Still convinced global real estate speculators aren’t a major contributor to the empty home epidemic around the world? Transparency International UK (TI-UK) analyzed land registries at 14 of London’s landmark property developments, and gave me a breakdown of what they found. Turns out locals account for less than a quarter of all purchases, and over 40% were from countries that presented a money laundering risk.
Locals Aren’t Buying
The analysis looked through 2,066 properties and concluded that locals aren’t buying some at the most important property developments in the city. Only 21% could be identified as beneficiaries located in the UK, and that number could be even lower. 185 of the 449 beneficiaries that gave UK addresses also left information that indicated that they were overseas buyers. You know, little hints…like they’re a member of a Middle Eastern royal family.
You likely noticed the term beneficiary when you might have expected buyer. The reason you’re seeing the word beneficiary is because some of the records indicated they were held by a trust, corporation, or lawyer. This sometimes makes it unclear if the final buyer is the beneficiary listed, or if it is being purchased through a proxy.
Hover or click on an area to see where the beneficiaries are from.
Money Laundering Risk
The analysis concluded that many of the sales were from regions at risk of being used for money laundering. 40 percent of the properties listed beneficiaries in high risk jurisdictions, or “secrecy havens.” In case you’re wondering, a high risk jurisdiction is one that ranks low on the organization’s corruption index, and a “secrecy haven” is a country with high banking or corporate privacy.
Now they aren’t alleging any wrongdoing, and there’s no reason to believe these specific transactions were involved in anything illegal. They are saying that the origins of these beneficiaries would make it hard to actually investigate any suspicions authorities might have.
Anonymous Property Investment
Some choose to not include their personal address, which makes it tricky to figure out who owns the home. 30% of people instead listed the office of their legal representation. TI-UK analysts found 130 different law firms involved in these transactions at the 14 properties. 5 of the firms specialize in assisting overseas investors buy UK property, and they accounted for 65% of these sales. One building called South Gardens in Elephant Park was exclusively represented by a firm that deals in overseas investment.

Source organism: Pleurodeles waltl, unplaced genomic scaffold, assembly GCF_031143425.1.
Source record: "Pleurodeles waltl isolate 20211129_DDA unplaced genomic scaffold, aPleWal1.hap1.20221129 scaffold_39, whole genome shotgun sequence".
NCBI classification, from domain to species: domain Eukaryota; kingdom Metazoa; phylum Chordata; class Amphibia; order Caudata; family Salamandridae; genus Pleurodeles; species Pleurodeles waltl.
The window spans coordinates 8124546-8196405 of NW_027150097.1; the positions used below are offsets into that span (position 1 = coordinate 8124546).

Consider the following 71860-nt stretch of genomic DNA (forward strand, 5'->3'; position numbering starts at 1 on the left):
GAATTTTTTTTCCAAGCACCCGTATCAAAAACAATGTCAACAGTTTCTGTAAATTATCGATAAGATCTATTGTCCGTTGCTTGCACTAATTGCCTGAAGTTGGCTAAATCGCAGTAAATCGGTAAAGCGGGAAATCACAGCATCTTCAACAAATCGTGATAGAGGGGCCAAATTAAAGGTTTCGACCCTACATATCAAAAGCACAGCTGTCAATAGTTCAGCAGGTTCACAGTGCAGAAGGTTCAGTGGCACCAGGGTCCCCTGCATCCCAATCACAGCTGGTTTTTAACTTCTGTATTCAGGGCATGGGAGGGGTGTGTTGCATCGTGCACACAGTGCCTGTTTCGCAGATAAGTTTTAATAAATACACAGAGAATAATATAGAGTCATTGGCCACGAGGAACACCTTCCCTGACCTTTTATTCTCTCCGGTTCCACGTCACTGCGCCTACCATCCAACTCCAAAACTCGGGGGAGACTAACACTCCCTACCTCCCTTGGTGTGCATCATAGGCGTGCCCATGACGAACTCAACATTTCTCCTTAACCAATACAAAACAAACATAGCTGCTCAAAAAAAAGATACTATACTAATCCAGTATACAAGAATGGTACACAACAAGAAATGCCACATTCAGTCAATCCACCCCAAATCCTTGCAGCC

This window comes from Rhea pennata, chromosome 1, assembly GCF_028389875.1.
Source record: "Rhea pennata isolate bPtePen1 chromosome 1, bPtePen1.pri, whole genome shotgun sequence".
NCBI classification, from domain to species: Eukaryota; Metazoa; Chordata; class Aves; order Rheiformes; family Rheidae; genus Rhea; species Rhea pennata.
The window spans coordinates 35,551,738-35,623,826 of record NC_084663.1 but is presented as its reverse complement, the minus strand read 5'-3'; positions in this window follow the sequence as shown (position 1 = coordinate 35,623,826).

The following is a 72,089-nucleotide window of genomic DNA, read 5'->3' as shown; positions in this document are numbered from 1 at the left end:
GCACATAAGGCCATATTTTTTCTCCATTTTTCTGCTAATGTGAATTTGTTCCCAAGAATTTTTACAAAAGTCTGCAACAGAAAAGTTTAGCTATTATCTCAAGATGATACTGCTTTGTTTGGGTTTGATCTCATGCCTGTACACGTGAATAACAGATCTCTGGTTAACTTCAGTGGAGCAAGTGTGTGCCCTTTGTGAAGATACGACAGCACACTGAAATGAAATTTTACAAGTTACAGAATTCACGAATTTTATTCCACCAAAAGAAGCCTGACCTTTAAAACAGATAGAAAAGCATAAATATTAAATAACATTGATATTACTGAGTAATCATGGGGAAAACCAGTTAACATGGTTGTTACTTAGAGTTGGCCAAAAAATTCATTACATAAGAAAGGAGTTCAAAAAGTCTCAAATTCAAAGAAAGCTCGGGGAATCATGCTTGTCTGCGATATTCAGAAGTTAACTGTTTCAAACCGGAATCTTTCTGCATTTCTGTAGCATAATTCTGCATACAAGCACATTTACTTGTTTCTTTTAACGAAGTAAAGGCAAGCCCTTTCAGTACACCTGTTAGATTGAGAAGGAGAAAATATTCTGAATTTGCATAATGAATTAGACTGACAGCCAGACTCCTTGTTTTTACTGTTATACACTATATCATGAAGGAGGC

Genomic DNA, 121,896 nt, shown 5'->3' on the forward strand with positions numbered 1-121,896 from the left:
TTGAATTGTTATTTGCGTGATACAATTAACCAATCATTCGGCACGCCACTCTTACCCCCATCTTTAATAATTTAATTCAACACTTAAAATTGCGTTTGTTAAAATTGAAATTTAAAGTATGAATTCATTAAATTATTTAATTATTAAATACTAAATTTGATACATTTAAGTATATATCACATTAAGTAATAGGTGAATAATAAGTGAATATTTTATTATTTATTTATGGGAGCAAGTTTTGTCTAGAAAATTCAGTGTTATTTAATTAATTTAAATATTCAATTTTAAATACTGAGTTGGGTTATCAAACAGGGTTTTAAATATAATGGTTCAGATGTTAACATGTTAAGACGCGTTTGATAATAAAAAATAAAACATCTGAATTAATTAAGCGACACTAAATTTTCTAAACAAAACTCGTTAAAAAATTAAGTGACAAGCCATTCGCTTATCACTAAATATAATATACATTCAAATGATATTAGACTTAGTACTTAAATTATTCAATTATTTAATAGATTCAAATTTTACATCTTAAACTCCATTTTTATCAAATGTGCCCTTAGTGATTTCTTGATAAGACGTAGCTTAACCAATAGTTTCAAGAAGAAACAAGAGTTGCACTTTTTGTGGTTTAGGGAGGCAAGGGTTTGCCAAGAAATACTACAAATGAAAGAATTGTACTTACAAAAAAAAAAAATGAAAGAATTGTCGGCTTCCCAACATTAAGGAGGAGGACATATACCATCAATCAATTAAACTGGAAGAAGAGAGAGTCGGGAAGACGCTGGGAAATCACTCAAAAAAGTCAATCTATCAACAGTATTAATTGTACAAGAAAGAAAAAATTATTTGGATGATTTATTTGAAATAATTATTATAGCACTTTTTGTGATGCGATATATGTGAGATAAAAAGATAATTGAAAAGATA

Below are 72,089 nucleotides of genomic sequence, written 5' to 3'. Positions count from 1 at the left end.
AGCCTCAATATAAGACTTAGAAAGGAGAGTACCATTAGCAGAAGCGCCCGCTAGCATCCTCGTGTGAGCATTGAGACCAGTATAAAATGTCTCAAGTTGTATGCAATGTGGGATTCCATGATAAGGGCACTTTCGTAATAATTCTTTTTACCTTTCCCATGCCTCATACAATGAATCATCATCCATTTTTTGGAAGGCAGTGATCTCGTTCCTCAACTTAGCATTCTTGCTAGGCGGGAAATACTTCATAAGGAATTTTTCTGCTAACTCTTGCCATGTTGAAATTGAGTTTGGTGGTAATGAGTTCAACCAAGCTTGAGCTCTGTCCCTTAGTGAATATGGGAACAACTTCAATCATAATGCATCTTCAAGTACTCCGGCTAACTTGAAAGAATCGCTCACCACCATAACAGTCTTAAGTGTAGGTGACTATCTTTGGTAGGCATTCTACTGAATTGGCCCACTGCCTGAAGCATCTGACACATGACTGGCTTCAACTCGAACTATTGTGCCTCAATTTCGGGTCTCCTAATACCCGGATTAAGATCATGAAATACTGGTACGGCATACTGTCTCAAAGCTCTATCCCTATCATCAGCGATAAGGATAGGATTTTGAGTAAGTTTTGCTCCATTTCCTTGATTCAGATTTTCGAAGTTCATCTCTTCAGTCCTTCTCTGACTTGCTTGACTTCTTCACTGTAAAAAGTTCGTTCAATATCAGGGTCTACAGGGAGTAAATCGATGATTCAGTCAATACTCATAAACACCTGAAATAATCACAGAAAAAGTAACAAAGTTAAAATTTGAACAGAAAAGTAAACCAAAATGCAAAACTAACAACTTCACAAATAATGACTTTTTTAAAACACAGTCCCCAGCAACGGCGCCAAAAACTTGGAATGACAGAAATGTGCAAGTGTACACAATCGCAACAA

Where Are They From?
I know, you’re thinking “China!” Everyone always does, but they aren’t leading the party this time. The largest single group of overseas buyers are from Malaysia, which composed 15.98% of the beneficiaries. Next is China, including Hong Kong, where 10.59% of beneficiaries are listed. Not far behind is Singapore, at 9.03%. Once again, since 30% were anonymous, TI-UK wasn’t able to confirm what the country of origin is. So these numbers could be low estimates.
Breakdown of Properties
So which developments did they look at? TI-UK gave us their findings so you can have a comprehensive breakdown of where buyers are from:
One Tower Bridge
250 City Road
South Bank Place (Shell Centre)
Battersea Power Station Phase 1
City North Islington
Manhattan Loft Gardens
South Garden at Elephant Park
The Corniche Albert Embankment
The Stage Shoreditch
251 Southwark Bridge Road
Ashley House Westminster Quarter
Now, I can’t stress this enough – this doesn’t mean that there is anything nefarious about these deals. It does mean that the developments currently being built are out of reach for the average London family. If investors are buying real estate at a ratio 4 to 1, you’re not building a city, you’re building a bank vault.
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